The Accidental Cannon




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On and off, I've been working on an all-metal (and hence non-shattering) version of the Jam Jar Jet. My latest version was supposed to be adjustable, but it turned out to be ballistic.

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Step 1: Do It Outdoors!

When I first made this, I made it inside my shed, expecting a vertical jet of flame at most.

Instead, I had a can of burning meths ricocheting around my ears.


(Note to self - buy fire extinguisher!)

Step 2: Materials and Tools.

I used five things:
  • An empty tin of tomatoes (ring-pull kind).
  • An empty can of coke. I only ever drink the full-sugar caffein-riddled version, but I don't think it's vital to the efficiency of the projectile...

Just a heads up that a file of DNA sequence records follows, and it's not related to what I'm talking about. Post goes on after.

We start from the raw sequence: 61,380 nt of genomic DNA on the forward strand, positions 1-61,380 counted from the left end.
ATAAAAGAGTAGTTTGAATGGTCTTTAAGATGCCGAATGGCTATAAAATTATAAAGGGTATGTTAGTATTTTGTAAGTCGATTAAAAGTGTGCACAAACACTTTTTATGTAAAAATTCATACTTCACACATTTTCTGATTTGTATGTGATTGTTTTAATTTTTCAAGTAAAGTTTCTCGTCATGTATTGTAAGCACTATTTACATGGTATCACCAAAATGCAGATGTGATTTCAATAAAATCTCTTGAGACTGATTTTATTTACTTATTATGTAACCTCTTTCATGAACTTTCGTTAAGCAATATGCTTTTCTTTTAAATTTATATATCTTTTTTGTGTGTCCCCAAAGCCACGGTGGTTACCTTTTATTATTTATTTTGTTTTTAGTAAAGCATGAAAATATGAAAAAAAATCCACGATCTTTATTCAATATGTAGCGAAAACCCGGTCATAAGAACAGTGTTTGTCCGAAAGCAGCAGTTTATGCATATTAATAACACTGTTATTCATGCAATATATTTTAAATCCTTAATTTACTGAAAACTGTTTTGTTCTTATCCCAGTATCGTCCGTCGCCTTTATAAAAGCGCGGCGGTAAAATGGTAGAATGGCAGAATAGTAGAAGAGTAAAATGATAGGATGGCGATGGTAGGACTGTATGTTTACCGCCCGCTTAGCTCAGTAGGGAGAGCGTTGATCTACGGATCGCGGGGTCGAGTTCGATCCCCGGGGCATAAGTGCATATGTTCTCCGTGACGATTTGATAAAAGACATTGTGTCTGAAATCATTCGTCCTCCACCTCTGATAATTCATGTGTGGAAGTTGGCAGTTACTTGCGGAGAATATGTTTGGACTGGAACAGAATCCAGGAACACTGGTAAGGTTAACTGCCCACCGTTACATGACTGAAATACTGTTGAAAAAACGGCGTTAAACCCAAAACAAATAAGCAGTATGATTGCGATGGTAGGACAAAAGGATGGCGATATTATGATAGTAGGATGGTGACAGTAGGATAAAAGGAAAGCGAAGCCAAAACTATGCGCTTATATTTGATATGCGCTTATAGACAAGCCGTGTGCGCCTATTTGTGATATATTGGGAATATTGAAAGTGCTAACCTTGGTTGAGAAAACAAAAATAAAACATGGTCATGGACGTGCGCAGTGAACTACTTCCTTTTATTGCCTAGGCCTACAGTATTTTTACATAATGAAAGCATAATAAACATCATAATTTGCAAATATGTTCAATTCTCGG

• My Instructables Leatherman. It's a well-used tool already. I even use it to open the shed since the door handle disintegrated (I really must get round to fixing that).
  • Matches. Long ones. You'll see why.

Step 3: Make It.

Use one of the pointy bits to poke a hole in the bottom of the coke can, then enlarge it to around a quarter of an inch across.

Use the pliers to rip the top out of the can. No need to be pretty, but try and avoid too many sharp ragged edges, and don't bend the can, otherwise it won't fit smoothly into the tin.

Step 4: Fuelling and Firing

Put a splash of meths in the bottom of the tin. Just a splash, it's the fumes we're after.